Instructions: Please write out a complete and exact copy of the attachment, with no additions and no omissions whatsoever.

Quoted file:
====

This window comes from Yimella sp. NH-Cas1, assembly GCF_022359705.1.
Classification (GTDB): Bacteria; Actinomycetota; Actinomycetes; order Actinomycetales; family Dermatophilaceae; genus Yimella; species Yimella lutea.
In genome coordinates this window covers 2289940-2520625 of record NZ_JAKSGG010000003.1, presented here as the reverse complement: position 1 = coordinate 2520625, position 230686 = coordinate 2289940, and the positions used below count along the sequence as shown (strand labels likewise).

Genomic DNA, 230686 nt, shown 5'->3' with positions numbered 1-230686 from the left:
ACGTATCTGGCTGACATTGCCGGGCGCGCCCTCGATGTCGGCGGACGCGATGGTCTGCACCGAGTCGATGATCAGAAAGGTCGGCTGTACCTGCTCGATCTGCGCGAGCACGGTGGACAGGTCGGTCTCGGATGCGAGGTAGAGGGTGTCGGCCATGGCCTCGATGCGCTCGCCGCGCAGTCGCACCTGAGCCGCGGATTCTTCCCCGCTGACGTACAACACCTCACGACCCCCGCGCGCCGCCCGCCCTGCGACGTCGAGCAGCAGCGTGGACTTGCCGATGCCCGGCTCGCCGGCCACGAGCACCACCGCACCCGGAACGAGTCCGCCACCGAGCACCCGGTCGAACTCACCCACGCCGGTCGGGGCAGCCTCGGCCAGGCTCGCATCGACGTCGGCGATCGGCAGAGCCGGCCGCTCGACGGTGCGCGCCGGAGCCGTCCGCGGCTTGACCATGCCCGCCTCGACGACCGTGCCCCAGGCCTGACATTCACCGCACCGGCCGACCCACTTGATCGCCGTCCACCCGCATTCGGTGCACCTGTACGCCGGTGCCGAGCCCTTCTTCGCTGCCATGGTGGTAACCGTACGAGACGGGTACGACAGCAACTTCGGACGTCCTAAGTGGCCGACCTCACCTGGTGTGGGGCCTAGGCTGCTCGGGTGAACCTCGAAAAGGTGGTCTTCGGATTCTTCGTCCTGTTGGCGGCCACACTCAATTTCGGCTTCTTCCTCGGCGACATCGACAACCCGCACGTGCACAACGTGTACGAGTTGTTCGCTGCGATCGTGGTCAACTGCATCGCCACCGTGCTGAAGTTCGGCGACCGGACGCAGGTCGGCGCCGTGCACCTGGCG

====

This window comes from Yimella sp. NH-Cas1, assembly GCF_022359705.1.
Classification (GTDB): Bacteria; Actinomycetota; Actinomycetes; order Actinomycetales; family Dermatophilaceae; genus Yimella; species Yimella lutea.
In genome coordinates this window covers 2289940-2520625 of record NZ_JAKSGG010000003.1, presented here as the reverse complement: position 1 = coordinate 2520625, position 230686 = coordinate 2289940, and the positions used below count along the sequence as shown (strand labels likewise).

Genomic DNA, 230686 nt, shown 5'->3' with positions numbered 1-230686 from the left:
ACGTATCTGGCTGACATTGCCGGGCGCGCCCTCGATGTCGGCGGACGCGATGGTCTGCACCGAGTCGATGATCAGAAAGGTCGGCTGTACCTGCTCGATCTGCGCGAGCACGGTGGACAGGTCGGTCTCGGATGCGAGGTAGAGGGTGTCGGCCATGGCCTCGATGCGCTCGCCGCGCAGTCGCACCTGAGCCGCGGATTCTTCCCCGCTGACGTACAACACCTCACGACCCCCGCGCGCCGCCCGCCCTGCGACGTCGAGCAGCAGCGTGGACTTGCCGATGCCCGGCTCGCCGGCCACGAGCACCACCGCACCCGGAACGAGTCCGCCACCGAGCACCCGGTCGAACTCACCCACGCCGGTCGGGGCAGCCTCGGCCAGGCTCGCATCGACGTCGGCGATCGGCAGAGCCGGCCGCTCGACGGTGCGCGCCGGAGCCGTCCGCGGCTTGACCATGCCCGCCTCGACGACCGTGCCCCAGGCCTGACATTCACCGCACCGGCCGACCCACTTGATCGCCGTCCACCCGCATTCGGTGCACCTGTACGCCGGTGCCGAGCCCTTCTTCGCTGCCATGGTGGTAACCGTACGAGACGGGTACGACAGCAACTTCGGACGTCCTAAGTGGCCGACCTCACCTGGTGTGGGGCCTAGGCTGCTCGGGTGAACCTCGAAAAGGTGGTCTTCGGATTCTTCGTCCTGTTGGCGGCCACACTCAATTTCGGCTTCTTCCTCGGCGACATCGACAACCCGCACGTGCACAACGTGTACGAGTTGTTCGCTGCGATCGTGGTCAACTGCATCGCCACCGTGCTGAAGTTCGGCGACCGGACGCAGGTCGGCGCCGTGCACCTGGCG